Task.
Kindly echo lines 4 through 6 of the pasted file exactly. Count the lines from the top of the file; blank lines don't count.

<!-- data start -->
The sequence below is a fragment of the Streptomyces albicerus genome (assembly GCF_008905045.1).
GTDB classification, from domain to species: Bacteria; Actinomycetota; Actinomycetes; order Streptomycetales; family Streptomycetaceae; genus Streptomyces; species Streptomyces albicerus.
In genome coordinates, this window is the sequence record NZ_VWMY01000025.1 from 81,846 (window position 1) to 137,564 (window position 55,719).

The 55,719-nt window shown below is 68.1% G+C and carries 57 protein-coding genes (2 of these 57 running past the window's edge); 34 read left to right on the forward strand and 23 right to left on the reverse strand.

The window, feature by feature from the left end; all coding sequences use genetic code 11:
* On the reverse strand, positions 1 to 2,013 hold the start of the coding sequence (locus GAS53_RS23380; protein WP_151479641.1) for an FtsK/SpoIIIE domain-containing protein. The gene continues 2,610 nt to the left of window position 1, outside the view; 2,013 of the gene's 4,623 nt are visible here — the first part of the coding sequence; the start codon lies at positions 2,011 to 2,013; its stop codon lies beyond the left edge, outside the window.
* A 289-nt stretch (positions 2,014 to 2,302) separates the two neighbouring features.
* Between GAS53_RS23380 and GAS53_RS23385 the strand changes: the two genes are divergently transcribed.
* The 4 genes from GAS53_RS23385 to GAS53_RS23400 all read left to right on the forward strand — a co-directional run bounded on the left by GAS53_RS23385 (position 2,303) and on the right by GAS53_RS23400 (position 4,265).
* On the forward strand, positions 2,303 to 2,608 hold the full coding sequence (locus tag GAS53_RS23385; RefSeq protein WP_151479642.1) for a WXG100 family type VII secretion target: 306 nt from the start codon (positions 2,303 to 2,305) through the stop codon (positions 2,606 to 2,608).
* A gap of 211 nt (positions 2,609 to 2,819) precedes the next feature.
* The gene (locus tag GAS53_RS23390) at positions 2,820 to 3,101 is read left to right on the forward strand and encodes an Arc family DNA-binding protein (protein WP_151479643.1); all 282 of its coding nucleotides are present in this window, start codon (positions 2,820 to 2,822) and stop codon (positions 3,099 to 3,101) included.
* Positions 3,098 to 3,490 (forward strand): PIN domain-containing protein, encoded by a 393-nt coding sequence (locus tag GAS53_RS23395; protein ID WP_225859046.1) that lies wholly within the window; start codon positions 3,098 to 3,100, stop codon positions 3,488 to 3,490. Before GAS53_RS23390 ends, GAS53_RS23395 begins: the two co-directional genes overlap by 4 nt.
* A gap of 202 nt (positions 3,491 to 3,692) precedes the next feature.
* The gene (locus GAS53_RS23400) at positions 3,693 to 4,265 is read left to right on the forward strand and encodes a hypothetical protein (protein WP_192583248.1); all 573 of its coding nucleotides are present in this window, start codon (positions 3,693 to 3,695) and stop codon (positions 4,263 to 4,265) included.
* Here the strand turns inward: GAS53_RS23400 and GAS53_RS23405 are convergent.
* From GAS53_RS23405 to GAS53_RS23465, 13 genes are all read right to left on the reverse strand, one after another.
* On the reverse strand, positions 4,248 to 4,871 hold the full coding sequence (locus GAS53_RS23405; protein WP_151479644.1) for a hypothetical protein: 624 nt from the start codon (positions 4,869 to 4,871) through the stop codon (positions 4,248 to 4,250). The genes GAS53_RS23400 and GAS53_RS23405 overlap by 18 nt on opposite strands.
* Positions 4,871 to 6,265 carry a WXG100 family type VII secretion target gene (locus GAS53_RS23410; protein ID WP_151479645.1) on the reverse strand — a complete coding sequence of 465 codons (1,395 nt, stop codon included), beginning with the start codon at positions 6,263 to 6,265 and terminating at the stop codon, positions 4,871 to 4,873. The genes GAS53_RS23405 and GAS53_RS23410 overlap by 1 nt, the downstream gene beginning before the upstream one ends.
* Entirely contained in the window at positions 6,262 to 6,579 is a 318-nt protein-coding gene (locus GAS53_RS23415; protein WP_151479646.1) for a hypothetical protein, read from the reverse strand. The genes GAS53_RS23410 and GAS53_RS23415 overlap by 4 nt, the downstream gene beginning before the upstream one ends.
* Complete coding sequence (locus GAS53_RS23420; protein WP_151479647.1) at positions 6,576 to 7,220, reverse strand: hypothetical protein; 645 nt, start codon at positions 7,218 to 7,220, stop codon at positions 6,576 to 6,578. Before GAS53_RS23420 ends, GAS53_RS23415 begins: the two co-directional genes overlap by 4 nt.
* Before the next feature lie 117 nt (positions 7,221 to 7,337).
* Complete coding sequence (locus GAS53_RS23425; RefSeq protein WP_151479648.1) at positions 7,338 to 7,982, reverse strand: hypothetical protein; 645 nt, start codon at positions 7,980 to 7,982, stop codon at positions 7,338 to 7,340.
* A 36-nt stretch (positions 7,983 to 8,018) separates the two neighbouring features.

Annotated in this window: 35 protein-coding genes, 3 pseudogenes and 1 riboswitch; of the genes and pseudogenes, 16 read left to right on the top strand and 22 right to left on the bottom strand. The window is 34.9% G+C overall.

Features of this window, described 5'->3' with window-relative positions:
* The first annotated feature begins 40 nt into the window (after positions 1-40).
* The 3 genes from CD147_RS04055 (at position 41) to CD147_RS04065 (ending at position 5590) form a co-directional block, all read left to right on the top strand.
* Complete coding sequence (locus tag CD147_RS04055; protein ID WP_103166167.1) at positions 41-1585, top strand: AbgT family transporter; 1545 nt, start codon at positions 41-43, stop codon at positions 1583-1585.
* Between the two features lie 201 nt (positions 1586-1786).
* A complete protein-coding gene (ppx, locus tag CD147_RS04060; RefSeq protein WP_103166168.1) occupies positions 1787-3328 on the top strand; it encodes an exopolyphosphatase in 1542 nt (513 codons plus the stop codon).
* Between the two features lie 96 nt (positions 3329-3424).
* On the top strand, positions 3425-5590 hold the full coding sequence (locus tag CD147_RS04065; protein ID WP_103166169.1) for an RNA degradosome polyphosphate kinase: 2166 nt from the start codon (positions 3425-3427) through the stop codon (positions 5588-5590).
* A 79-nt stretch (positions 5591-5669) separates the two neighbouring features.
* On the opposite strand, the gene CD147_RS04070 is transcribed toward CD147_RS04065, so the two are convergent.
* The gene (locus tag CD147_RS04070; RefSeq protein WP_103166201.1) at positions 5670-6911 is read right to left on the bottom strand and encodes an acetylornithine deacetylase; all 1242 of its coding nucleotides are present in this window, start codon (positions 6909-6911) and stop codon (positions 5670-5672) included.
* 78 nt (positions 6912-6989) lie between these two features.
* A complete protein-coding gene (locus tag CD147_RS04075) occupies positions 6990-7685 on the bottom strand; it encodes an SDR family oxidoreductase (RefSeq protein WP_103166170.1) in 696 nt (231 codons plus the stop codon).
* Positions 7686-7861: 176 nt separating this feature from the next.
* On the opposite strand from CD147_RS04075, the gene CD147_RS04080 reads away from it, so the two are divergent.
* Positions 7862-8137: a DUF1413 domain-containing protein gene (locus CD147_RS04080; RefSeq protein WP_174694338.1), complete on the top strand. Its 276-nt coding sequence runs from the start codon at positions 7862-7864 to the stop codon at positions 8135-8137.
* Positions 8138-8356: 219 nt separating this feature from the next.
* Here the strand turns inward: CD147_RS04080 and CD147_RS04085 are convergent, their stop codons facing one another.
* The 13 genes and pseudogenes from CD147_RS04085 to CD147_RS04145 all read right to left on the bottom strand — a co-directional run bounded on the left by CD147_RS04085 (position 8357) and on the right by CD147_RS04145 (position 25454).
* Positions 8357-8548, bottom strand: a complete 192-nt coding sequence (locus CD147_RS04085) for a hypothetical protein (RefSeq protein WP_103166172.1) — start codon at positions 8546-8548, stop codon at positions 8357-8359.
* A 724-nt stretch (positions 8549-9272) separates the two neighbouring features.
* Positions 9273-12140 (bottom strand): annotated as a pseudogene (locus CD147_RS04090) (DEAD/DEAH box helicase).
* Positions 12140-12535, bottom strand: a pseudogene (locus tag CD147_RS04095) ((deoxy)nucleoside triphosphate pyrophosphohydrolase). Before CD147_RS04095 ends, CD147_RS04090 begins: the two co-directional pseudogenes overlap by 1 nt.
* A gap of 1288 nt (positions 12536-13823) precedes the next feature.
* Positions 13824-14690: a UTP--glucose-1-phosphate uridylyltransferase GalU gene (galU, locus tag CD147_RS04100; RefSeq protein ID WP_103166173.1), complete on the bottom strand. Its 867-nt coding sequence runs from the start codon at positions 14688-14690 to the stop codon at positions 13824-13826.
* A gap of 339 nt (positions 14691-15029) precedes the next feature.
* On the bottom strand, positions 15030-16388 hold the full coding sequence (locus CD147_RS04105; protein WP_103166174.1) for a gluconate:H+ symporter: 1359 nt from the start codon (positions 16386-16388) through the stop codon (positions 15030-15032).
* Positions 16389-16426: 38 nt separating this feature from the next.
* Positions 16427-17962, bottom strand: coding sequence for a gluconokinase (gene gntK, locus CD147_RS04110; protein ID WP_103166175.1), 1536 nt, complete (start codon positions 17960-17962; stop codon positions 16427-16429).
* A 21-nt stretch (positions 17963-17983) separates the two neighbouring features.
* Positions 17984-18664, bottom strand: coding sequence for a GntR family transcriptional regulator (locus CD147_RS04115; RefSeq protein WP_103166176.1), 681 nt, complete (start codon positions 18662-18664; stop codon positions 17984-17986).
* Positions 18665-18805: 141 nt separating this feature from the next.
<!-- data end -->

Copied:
The 55,719-nt window shown below is 68.1% G+C and carries 57 protein-coding genes (2 of these 57 running past the window's edge); 34 read left to right on the forward strand and 23 right to left on the reverse strand.

The window, feature by feature from the left end; all coding sequences use genetic code 11:
* On the reverse strand, positions 1 to 2,013 hold the start of the coding sequence (locus GAS53_RS23380; protein WP_151479641.1) for an FtsK/SpoIIIE domain-containing protein. The gene continues 2,610 nt to the left of window position 1, outside the view; 2,013 of the gene's 4,623 nt are visible here — the first part of the coding sequence; the start codon lies at positions 2,011 to 2,013; its stop codon lies beyond the left edge, outside the window.